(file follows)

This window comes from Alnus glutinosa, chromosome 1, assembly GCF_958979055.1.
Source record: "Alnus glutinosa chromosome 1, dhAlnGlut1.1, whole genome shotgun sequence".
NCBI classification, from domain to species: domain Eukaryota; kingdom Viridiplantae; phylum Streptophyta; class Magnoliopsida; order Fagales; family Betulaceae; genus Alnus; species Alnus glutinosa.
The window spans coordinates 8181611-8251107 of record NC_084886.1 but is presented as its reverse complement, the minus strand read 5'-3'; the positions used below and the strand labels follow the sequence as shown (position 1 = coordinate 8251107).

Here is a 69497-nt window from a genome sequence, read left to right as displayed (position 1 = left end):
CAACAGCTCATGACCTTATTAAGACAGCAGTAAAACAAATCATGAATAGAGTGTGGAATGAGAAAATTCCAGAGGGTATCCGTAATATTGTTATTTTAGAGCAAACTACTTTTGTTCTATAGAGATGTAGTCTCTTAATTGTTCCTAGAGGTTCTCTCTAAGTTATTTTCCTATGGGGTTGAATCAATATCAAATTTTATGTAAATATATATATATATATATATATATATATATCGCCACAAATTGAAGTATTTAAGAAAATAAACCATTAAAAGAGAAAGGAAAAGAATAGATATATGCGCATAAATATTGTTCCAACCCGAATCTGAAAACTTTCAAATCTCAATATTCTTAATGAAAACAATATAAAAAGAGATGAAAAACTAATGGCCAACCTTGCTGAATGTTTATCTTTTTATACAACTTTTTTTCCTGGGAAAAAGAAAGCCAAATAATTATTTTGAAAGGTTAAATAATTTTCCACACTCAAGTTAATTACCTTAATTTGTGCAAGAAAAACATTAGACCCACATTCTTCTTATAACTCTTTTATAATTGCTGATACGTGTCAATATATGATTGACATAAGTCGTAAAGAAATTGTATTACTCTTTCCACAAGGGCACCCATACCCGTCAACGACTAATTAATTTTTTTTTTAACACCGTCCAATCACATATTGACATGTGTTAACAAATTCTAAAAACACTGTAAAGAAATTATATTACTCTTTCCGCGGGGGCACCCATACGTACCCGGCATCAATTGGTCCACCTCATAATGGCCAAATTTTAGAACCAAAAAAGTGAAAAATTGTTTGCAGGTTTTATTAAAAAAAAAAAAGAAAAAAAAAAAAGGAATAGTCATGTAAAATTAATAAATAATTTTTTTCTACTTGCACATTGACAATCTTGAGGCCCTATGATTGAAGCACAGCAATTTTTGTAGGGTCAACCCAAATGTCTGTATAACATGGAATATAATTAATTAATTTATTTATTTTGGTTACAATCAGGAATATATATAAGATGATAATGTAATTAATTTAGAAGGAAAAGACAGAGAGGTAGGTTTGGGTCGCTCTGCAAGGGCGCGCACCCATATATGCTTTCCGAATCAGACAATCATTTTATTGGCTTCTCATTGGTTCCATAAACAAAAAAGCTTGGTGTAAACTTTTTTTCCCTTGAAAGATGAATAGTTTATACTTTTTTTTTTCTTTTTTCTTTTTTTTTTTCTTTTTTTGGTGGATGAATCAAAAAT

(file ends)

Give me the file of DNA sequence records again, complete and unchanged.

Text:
This window comes from Alnus glutinosa, chromosome 1, assembly GCF_958979055.1.
Source record: "Alnus glutinosa chromosome 1, dhAlnGlut1.1, whole genome shotgun sequence".
NCBI classification, from domain to species: domain Eukaryota; kingdom Viridiplantae; phylum Streptophyta; class Magnoliopsida; order Fagales; family Betulaceae; genus Alnus; species Alnus glutinosa.
The window spans coordinates 8181611-8251107 of record NC_084886.1 but is presented as its reverse complement, the minus strand read 5'-3'; the positions used below and the strand labels follow the sequence as shown (position 1 = coordinate 8251107).

Here is a 69497-nt window from a genome sequence, read left to right as displayed (position 1 = left end):
CAACAGCTCATGACCTTATTAAGACAGCAGTAAAACAAATCATGAATAGAGTGTGGAATGAGAAAATTCCAGAGGGTATCCGTAATATTGTTATTTTAGAGCAAACTACTTTTGTTCTATAGAGATGTAGTCTCTTAATTGTTCCTAGAGGTTCTCTCTAAGTTATTTTCCTATGGGGTTGAATCAATATCAAATTTTATGTAAATATATATATATATATATATATATATATATCGCCACAAATTGAAGTATTTAAGAAAATAAACCATTAAAAGAGAAAGGAAAAGAATAGATATATGCGCATAAATATTGTTCCAACCCGAATCTGAAAACTTTCAAATCTCAATATTCTTAATGAAAACAATATAAAAAGAGATGAAAAACTAATGGCCAACCTTGCTGAATGTTTATCTTTTTATACAACTTTTTTTCCTGGGAAAAAGAAAGCCAAATAATTATTTTGAAAGGTTAAATAATTTTCCACACTCAAGTTAATTACCTTAATTTGTGCAAGAAAAACATTAGACCCACATTCTTCTTATAACTCTTTTATAATTGCTGATACGTGTCAATATATGATTGACATAAGTCGTAAAGAAATTGTATTACTCTTTCCACAAGGGCACCCATACCCGTCAACGACTAATTAATTTTTTTTTTAACACCGTCCAATCACATATTGACATGTGTTAACAAATTCTAAAAACACTGTAAAGAAATTATATTACTCTTTCCGCGGGGGCACCCATACGTACCCGGCATCAATTGGTCCACCTCATAATGGCCAAATTTTAGAACCAAAAAAGTGAAAAATTGTTTGCAGGTTTTATTAAAAAAAAAAAAGAAAAAAAAAAAAGGAATAGTCATGTAAAATTAATAAATAATTTTTTTCTACTTGCACATTGACAATCTTGAGGCCCTATGATTGAAGCACAGCAATTTTTGTAGGGTCAACCCAAATGTCTGTATAACATGGAATATAATTAATTAATTTATTTATTTTGGTTACAATCAGGAATATATATAAGATGATAATGTAATTAATTTAGAAGGAAAAGACAGAGAGGTAGGTTTGGGTCGCTCTGCAAGGGCGCGCACCCATATATGCTTTCCGAATCAGACAATCATTTTATTGGCTTCTCATTGGTTCCATAAACAAAAAAGCTTGGTGTAAACTTTTTTTCCCTTGAAAGATGAATAGTTTATACTTTTTTTTTTCTTTTTTCTTTTTTTTTTTCTTTTTTTGGTGGATGAATCAAAAAT